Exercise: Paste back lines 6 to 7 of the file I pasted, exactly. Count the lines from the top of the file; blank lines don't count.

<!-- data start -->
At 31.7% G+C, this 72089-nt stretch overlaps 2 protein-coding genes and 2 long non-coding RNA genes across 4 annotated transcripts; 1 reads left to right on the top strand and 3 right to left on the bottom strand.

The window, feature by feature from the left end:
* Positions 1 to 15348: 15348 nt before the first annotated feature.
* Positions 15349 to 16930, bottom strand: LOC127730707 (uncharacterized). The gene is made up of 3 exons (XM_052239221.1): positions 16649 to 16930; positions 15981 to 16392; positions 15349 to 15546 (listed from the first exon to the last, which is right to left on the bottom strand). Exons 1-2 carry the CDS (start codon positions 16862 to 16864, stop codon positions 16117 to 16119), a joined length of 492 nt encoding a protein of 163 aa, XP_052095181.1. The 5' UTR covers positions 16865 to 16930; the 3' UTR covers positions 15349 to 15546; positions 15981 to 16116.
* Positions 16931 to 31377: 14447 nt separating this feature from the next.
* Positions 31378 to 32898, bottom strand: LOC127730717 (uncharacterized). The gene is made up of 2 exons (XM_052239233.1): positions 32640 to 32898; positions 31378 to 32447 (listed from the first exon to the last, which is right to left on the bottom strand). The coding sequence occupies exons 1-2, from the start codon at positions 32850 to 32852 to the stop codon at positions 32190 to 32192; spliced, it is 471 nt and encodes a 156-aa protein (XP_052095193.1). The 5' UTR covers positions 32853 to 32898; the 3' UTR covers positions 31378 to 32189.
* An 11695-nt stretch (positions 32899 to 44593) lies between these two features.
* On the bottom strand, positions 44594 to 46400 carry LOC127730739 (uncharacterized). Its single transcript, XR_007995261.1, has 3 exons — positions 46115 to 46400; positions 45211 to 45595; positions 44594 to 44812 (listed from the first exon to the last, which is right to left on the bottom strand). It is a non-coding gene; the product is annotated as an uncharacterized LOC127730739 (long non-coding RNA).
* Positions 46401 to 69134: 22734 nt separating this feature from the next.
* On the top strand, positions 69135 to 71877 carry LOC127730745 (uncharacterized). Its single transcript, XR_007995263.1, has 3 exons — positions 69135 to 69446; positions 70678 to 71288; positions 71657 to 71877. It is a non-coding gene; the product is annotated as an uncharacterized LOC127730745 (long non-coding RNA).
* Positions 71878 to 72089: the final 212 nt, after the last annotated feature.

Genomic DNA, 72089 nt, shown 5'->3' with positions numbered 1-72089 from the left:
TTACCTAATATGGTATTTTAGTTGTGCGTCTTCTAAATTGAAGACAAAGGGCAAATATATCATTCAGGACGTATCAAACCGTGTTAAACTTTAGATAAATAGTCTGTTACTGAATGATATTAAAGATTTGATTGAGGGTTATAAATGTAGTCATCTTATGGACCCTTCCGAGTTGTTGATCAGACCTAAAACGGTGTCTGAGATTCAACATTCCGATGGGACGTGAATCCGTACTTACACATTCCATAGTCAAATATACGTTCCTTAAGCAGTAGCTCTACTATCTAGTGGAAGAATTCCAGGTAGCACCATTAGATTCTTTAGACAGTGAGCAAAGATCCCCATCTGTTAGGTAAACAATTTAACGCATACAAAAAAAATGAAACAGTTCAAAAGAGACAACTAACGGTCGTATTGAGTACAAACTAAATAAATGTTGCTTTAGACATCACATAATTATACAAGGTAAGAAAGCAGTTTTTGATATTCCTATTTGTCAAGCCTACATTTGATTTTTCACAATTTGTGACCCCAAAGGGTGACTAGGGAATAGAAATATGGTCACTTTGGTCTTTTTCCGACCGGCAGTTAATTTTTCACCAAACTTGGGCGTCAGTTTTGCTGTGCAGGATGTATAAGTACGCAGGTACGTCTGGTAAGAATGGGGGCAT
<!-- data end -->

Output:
* Positions 31378 to 32898, bottom strand: LOC127730717 (uncharacterized). The gene is made up of 2 exons (XM_052239233.1): positions 32640 to 32898; positions 31378 to 32447 (listed from the first exon to the last, which is right to left on the bottom strand). The coding sequence occupies exons 1-2, from the start codon at positions 32850 to 32852 to the stop codon at positions 32190 to 32192; spliced, it is 471 nt and encodes a 156-aa protein (XP_052095193.1). The 5' UTR covers positions 32853 to 32898; the 3' UTR covers positions 31378 to 32189.
* An 11695-nt stretch (positions 32899 to 44593) lies between these two features.